Magnetic Particle Examination Systems

The MT systems used for in-service inspection of pressure vessels employ an electric current to magnetize the area of the vessel shell being examined. Either an electromagnetic “yoke” or electric “prod” contacts can be used to magnetize the shell with an electric current, as illustrated in Figure 700-9.

Electromagnetic Yoke and Electric Prod Contacts for Magnetizing Shell of a Pressure Vessel

The electromagnetic yoke functions as a horseshoe magnet, with the magnetic lines of force created by an electric coil in the handle. Magnetic lines of force are developed in the workpiece when the poles of the yoke functioning as a horseshoe magnet are brought in contact. The magnetic lines of force flow through the workpiece from one pole of the yoke to the other. The yoke does not pass an electric current through the workpiece to create magnetic lines of force.

The electric prod contacts do not function as electromagnets. They serve as positive and negative electrodes that introduce an electric current into the workpiece, that flows between the contact points of the prods. Circular magnetic lines of force are created in the workpiece that are concentric around the point of contact of each prod. Prods offer more flexibility for MT of components with complex geometries, such as nozzle welds, and are more frequently used than yokes.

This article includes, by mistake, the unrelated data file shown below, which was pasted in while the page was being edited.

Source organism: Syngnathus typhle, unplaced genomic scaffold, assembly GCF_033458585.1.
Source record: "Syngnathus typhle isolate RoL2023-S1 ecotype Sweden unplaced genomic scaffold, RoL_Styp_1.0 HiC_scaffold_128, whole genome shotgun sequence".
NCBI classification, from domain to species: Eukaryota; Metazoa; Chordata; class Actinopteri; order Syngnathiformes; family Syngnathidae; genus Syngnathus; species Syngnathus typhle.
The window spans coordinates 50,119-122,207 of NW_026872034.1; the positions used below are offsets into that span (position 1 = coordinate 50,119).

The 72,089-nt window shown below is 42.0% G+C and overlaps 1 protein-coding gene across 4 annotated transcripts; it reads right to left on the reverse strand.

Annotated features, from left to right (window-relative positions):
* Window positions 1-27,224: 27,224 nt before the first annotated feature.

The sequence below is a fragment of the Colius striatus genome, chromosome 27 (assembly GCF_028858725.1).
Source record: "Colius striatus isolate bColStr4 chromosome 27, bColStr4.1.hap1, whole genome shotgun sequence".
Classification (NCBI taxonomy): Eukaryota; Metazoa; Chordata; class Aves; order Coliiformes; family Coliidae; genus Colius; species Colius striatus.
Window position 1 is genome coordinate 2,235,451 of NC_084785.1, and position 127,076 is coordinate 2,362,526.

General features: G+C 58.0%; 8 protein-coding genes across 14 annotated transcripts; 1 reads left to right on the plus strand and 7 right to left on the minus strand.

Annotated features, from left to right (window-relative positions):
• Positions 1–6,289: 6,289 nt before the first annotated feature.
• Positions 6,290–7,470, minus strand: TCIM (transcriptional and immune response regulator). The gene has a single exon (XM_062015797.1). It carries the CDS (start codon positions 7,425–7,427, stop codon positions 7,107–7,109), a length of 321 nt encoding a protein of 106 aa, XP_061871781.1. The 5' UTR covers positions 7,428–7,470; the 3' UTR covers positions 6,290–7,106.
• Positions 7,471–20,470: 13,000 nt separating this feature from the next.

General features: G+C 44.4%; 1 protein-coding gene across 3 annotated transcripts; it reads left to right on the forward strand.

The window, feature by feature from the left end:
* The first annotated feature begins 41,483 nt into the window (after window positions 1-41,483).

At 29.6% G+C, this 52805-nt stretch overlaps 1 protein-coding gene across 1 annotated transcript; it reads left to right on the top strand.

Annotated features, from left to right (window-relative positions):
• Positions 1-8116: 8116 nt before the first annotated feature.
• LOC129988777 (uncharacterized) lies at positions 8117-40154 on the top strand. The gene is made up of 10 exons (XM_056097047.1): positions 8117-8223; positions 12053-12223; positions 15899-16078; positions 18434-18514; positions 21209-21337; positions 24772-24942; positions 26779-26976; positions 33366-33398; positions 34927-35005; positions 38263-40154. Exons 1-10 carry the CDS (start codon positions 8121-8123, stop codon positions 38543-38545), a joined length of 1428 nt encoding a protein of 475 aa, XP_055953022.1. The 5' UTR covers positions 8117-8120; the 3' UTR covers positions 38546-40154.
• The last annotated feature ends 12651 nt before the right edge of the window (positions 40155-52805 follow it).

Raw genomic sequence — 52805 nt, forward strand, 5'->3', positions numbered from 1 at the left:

It is very important to note that the direction of the magnetic lines produced by an electromagnetic yoke is different from that produced by electric prod contacts, as can be seen in Figure 700-7. Flaws are most detectable when they are oriented normal to the magnetic lines of force, because this orientation results in the greatest leakage of magnetic lines of force. Therefore, the yoke, or prods must be positioned correctly with respect to the orientation of the flaws to obtain the greatest sensitivity for detection. The greatest sensitivity with a yoke is obtained by positioning its poles normal to the orientation of the flaws, whereas positioning prods parallel to the orientation of the flaws provides the greatest sensitivity. If the flaws appear to have a random orientation, the same location should be examined twice with the positioning of the yoke or prods rotated 90 degrees. One example where two examinations should be made by rotating the yoke or prods is for the detection of both longitudinal and transverse cracks in a weldment.

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